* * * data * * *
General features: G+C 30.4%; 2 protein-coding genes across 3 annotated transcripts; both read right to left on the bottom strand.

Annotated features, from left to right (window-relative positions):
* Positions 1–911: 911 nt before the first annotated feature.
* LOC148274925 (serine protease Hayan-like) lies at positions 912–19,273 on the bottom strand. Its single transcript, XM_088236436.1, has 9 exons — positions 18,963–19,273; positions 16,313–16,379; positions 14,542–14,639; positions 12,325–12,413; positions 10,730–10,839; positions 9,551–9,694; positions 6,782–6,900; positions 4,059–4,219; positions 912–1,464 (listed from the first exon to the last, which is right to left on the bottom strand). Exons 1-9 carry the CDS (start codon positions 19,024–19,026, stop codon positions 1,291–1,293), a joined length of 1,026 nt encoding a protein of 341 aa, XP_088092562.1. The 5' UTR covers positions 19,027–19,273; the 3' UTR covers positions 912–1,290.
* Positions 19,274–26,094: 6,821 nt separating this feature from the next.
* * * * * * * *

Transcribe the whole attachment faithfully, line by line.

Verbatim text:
General features: G+C 30.4%; 2 protein-coding genes across 3 annotated transcripts; both read right to left on the bottom strand.

Annotated features, from left to right (window-relative positions):
* Positions 1–911: 911 nt before the first annotated feature.
* LOC148274925 (serine protease Hayan-like) lies at positions 912–19,273 on the bottom strand. Its single transcript, XM_088236436.1, has 9 exons — positions 18,963–19,273; positions 16,313–16,379; positions 14,542–14,639; positions 12,325–12,413; positions 10,730–10,839; positions 9,551–9,694; positions 6,782–6,900; positions 4,059–4,219; positions 912–1,464 (listed from the first exon to the last, which is right to left on the bottom strand). Exons 1-9 carry the CDS (start codon positions 19,024–19,026, stop codon positions 1,291–1,293), a joined length of 1,026 nt encoding a protein of 341 aa, XP_088092562.1. The 5' UTR covers positions 19,027–19,273; the 3' UTR covers positions 912–1,290.
* Positions 19,274–26,094: 6,821 nt separating this feature from the next.